While the Screen Actors Guild and the Association of Talent Agents are still at the bargaining table after more than a year of suspended talks, the outlook remains dubious. One inside source on the negotiations described the chances of settling a new contract as being around 50-50 at the moment. Could this be the end of the franchise agreement that SAG has used to regulate agents for decades? The odds are discouraging, and one question that has arisen among many agents is: Who really needs a franchise, anyway?
Most agents have yet to begin making major changes in their contracts with clients. They're respecting the ATA's request that they continue to comply with the old contract, Rule 16G, so it's "business as usual" unless negotiations collapse. Yet a number of agents are feeling they'd be better off without the franchise.
Said one agent, "Everybody that I've spoken to just had no interest whatsoever in coming to an agreement with the Screen Actors Guild. I can't see agreeing to any of the proposals SAG put on the table. When I read them I thought it was a bad joke. I had hoped that we'd quit waiting 18 months ago."
"That's the general sense at the ATA meetings," said another agent. "Most of the agents are like, Why are we even bothering?"
The most publicized stumbling block at negotiations has been the issue of financial interest, in which agents are seeking the ability to own interests in production companies and vice versa. Agents also want the ability to take commissions on residuals for reruns in the cable and syndicated markets. Yet there are a handful of other less publicized issues on the table that smaller agencies find troubling.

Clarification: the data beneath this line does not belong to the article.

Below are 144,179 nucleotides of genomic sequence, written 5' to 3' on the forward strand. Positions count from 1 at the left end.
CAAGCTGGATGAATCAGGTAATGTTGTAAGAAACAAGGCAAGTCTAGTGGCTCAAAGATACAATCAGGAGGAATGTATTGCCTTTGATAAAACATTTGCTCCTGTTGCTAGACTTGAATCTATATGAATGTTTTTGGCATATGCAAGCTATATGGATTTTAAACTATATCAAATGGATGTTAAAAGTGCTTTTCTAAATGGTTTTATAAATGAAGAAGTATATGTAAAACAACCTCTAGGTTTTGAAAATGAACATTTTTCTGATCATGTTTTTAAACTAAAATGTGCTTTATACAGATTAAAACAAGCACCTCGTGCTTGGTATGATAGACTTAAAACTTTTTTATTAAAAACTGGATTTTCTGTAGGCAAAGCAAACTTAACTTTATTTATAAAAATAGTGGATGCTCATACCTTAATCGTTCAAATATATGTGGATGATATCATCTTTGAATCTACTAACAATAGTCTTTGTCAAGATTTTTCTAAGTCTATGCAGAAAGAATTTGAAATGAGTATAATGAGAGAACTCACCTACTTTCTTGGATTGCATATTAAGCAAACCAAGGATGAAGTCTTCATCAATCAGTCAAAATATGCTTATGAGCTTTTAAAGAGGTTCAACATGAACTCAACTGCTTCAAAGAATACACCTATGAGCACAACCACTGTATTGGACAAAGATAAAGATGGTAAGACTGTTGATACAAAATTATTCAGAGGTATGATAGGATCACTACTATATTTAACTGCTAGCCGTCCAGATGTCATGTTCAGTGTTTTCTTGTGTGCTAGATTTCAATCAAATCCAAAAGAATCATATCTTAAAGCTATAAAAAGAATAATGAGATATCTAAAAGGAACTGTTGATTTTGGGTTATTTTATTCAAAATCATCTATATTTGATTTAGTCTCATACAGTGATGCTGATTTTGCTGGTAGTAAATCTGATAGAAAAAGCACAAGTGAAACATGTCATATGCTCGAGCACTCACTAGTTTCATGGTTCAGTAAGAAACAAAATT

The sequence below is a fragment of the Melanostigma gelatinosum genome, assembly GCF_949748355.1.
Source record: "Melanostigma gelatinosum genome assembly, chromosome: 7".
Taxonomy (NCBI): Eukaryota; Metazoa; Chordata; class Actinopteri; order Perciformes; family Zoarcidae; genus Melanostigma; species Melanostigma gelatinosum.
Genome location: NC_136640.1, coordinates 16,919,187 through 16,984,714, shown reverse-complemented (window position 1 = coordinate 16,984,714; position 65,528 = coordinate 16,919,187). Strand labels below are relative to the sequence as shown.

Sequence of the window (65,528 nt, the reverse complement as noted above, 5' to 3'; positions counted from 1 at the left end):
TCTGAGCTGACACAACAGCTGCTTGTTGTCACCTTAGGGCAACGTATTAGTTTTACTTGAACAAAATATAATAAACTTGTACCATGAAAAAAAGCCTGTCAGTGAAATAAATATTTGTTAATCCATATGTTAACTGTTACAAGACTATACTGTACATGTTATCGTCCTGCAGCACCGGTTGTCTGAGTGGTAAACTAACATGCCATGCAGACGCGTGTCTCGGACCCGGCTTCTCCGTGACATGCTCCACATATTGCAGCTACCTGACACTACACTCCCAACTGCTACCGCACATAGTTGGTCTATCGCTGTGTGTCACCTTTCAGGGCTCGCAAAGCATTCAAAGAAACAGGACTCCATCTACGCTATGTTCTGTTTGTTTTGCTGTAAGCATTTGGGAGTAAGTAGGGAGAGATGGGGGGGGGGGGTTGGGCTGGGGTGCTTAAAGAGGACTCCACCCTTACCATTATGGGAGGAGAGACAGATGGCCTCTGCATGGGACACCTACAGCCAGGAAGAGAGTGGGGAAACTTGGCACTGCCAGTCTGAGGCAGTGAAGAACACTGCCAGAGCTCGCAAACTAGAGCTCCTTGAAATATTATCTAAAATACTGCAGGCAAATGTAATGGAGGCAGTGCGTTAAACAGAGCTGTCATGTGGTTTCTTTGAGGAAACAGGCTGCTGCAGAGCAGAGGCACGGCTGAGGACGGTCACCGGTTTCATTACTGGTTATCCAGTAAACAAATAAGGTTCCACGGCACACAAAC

One of SAG's current proposals is to require agents to post a $1 million surety bond in order to stay in business. "What are they thinking?" said agent and agency owner Bonnie Howard of Howard Talent West. "If they do that, they would put 99 percent of all agencies out of business.
"Another issue," continued Howard, "is that they don't want sole proprietors, like myself, to be able to sign contracts. That's crazy. I'm theatrical agent. There is no other theatrical agent here. I also happen to own the business. So what do I do? Get a secretary to sign it?"
SAG has also proposed that agents begin submitting periodic reports to their clients of all the submissions made on that actor's behalf. "I would need an entire additional staff member working full-time to do something like that," said one agent. "The only point that makes is to baby someone, hold their hand, and say we're doing what we're supposed to be doing. And that's ridiculous. If you don't think your agent is representing you, you should be with a different agent."